US 4791946 A
A system for purging fluid delivery systems such as paint spray guns with non-toxic, non-polluting cleaning solvents. A sealed tank is provided for storing a cleaning solvent with air pressure applied to deliver the cleaning solvent through a coaxial hose to a slide selectable valve. Pressurized air is also connected to one of the conduits of the coaxial hose. Spray guns or fluid delivery systems are cleaned and purged by first releasing the cleaning solvent in the passageways and then quickly switching to a blow-down mode on the slide selectable valve to discharge the cleaning solvent from the spray gun passages.
1. A purging system for cleaning passageways in fluid delivery systems such as paint spray guns, and the like, comprising:
storage tank means for storing and supplying a cleaning solvent to a fluid delivery system;
coaxial hose means connected to said storage tank means;
connecting means for connecting said coaxial hose means to said fluid delivery system to be purged;
an in-line valve means in said coaxial hose means for alternately selecting flow through said coaxial hose means from an inner conduit to an outer conduit and back;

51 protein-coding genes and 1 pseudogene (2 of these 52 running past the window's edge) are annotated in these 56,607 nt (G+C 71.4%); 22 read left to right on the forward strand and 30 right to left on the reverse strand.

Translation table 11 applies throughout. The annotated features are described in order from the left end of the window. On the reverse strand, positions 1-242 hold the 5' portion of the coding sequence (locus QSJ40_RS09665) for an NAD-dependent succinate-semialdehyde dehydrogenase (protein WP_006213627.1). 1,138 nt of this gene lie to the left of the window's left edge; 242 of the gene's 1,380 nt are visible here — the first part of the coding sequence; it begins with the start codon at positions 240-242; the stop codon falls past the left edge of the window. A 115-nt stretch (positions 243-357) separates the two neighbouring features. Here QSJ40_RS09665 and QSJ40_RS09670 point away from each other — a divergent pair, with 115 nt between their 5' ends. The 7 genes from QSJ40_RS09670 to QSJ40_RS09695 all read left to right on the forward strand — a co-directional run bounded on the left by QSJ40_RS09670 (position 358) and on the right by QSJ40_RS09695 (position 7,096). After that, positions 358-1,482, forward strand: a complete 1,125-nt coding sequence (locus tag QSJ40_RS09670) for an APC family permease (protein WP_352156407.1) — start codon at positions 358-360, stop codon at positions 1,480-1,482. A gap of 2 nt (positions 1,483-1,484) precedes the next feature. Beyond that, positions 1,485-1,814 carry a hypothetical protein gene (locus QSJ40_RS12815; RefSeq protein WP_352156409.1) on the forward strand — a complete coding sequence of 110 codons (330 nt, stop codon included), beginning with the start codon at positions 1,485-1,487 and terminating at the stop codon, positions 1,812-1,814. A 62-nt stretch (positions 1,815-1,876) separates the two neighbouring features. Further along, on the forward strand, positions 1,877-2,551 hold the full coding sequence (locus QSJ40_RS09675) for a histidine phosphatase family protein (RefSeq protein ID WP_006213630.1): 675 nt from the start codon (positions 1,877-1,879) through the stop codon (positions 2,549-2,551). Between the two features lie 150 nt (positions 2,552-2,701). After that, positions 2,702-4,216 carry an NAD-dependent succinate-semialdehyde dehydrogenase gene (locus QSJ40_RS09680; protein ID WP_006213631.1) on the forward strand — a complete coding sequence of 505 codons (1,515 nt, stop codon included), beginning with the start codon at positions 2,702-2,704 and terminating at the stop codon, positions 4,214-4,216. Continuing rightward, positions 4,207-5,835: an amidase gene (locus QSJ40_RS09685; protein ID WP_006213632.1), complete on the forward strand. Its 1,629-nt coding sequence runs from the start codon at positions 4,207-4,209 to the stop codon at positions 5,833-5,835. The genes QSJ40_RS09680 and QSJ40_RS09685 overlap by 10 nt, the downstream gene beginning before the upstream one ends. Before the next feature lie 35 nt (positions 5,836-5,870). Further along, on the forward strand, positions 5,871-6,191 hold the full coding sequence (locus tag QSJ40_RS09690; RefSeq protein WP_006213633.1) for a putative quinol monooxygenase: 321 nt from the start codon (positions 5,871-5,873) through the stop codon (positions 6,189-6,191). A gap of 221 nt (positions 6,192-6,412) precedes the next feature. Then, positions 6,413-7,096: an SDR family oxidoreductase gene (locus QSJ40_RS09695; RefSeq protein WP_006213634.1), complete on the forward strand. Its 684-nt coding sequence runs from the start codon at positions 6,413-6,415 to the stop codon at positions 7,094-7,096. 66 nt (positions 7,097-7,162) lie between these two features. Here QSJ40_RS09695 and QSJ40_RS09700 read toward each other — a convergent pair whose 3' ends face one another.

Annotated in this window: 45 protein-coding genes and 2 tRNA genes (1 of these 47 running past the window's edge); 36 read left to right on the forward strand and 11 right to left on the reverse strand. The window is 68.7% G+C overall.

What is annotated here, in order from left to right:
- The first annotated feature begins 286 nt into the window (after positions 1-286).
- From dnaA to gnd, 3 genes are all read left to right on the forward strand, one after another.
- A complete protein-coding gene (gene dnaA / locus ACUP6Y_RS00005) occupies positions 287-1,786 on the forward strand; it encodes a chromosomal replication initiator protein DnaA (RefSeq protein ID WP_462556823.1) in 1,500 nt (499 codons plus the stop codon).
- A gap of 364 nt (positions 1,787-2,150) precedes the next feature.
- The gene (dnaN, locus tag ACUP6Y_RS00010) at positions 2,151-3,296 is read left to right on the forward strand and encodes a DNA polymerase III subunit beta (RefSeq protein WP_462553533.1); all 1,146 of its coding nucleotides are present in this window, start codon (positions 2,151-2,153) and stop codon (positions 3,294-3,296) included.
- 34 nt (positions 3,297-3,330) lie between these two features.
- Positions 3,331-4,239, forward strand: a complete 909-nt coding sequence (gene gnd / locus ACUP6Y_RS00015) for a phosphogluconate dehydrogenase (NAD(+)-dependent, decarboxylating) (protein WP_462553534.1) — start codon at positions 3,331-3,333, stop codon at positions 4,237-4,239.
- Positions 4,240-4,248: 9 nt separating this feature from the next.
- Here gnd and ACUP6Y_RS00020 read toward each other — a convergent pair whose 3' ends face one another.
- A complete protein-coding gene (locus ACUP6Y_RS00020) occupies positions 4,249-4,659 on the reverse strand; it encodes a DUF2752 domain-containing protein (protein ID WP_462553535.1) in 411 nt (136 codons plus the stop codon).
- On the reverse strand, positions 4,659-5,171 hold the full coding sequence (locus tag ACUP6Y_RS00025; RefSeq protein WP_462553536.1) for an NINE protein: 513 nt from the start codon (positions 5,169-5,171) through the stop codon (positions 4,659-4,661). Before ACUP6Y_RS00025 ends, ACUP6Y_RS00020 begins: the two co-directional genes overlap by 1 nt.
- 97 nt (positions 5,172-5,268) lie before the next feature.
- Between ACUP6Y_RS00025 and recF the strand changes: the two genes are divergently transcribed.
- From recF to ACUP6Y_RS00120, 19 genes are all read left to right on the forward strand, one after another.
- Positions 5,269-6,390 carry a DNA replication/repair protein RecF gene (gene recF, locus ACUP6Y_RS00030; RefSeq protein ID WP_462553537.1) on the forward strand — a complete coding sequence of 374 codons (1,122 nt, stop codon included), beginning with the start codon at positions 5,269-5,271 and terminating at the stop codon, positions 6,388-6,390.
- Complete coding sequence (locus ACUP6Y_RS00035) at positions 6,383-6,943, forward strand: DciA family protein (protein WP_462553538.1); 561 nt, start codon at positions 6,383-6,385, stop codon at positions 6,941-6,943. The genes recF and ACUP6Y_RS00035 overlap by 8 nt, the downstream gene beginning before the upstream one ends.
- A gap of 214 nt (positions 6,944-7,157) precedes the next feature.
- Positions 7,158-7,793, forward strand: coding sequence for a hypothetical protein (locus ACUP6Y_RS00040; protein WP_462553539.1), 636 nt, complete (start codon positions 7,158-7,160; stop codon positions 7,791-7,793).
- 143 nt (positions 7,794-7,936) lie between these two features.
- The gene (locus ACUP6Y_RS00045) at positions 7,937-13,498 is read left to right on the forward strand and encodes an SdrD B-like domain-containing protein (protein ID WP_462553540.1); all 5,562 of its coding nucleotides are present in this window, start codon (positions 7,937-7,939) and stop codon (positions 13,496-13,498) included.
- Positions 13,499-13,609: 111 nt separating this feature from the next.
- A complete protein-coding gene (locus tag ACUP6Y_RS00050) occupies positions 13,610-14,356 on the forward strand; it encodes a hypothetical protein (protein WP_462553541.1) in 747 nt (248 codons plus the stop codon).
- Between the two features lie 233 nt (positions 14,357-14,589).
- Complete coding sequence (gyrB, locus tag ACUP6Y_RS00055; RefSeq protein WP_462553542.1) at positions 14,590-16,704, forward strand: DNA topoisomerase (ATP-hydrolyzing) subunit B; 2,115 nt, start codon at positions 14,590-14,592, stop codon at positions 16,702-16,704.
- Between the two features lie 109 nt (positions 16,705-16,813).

said in-line valve means comprising;
tubular means connected in line with said coaxial hose means having coaxial inlet passageways and an outlet passageway;
sleeve means slideably mounted on said tubular means;
said sleeve means slideable on said tubular means to alternately connect said coaxial inlet passageways to said outlet passagway so that a fluid delivery system connected to said coaxial hose means may be quickly alternated between purging fluid and purging air;
delivery means for delivering said cleaning solvent to one of said conduits of said coaxial hose;
air pressure supply means connected to supply air under pressure to the other of said conduits in said coaxial hose;
whereby a fluid delivery system connected to said coaxial hose means may be alternately purged with a cleaning solvent and air under pressure.
2. The system according to claim 1 in which said slideable sleeve means has an intermediate third position blocking flow between said coaxial inlet passageways to said outlet passageway.